Easter in Sicily, I Misteri in Trapani
Sicily's Easter processions and celebrations are the most famous in Italy. They are the legacy of the 17th century Spanish domination of the island, and still bear a close resemblance to current Easter traditions in Spain.
"I Misteri" procession, in Trapani, represents the most important traditional event of the year for the local community, attracting many of visitors.
The roots of this tradition can be traced directly back to Spain. During the XVII century, the brotherhood â€œConfraternita del Preziosissimo Sangue di Cristoâ€, that existed in Spain since the XV century and was founded in Trapani in 1602, commissioned local artists to create statues representing various moments of the passion of Christ.
The brotherhood, that was later merged with the preexisting Confraternita di San Michele, is now known as the Confraternita di San Michele Arcangelo. Over the years, the costs and difficulties of taking care of the statues and the organisation of the procession called for the involvement of the local Maestranze (working categories such as grocers, fishermen, bakers, butchers, etc.) that took on an increasingly predominant role over the years.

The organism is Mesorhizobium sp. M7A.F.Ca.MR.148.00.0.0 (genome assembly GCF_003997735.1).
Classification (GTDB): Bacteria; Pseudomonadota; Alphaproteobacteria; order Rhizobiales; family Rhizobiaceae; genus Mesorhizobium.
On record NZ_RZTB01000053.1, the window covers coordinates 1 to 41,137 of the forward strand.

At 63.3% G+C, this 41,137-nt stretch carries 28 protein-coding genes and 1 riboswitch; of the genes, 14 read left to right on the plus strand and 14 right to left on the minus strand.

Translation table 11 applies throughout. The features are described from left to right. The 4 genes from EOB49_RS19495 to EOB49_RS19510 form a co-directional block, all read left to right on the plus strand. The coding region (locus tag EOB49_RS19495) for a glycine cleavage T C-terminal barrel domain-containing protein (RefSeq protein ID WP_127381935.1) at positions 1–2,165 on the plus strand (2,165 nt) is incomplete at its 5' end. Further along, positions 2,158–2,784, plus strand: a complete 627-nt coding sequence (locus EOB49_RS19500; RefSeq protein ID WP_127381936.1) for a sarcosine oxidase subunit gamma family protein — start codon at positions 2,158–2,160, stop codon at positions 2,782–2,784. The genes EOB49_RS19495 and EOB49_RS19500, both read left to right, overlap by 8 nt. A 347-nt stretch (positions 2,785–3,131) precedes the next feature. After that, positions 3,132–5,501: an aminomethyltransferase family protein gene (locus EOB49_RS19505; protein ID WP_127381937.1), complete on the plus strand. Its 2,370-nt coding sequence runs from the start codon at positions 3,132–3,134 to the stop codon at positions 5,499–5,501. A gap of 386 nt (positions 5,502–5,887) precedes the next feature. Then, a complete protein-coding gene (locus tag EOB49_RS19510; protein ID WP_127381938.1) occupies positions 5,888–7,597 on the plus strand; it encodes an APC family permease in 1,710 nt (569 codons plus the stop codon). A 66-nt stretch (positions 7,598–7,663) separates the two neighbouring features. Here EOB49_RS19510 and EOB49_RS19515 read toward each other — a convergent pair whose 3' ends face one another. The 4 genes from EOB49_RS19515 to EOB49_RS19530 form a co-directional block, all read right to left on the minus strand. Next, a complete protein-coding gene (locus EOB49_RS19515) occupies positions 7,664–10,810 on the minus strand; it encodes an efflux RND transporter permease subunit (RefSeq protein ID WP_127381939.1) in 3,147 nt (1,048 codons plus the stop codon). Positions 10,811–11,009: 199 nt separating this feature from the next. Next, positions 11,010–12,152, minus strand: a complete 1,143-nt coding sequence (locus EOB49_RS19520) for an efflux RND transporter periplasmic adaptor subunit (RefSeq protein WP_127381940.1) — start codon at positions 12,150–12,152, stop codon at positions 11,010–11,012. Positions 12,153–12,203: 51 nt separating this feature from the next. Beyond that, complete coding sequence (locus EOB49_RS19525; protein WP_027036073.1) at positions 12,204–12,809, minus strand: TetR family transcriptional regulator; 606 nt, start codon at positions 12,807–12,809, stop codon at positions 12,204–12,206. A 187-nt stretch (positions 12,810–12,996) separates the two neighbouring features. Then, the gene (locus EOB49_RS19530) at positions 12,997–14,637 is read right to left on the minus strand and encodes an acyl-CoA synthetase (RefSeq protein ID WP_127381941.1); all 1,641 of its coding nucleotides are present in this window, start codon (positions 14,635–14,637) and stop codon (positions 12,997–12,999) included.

The Maestranze organised the Holy Friday procession and each one of them was responsible for a specific statue of the Misteri. Even today, each maestranza is identified with a Mistero and often the statue is called with the name of the maestranza itself. For example, the statue representing the Deposition scene is taken care of by the Tailors and represents them.
Currently, there are 18 Maestranze involved. On the first Friday of the Lenten period they do the â€œScinnutaâ€ (in Sicilian this means to take something down) of the statues, exposing the statues to the public so that people can admire them. There is strong competition among them, so details regarding the procession, such as the final decoration of the statue on Holy Friday, are kept secret until the last minute.
The actual procession lasts 24 hours and is accompanied by local marching bands. The statues are taken around Trapani on the shoulders of volunteers, i portatori, that walk with a particular step called â€œa nnacataâ€ rocking sideways. You can see this movement quite clearly in the video below.
If you visit Sicily during Easter you should not miss the chance to see these ancient rituals, if you are not in the area of Trapani, you will surely find a town in the area you are visiting with similar traditions.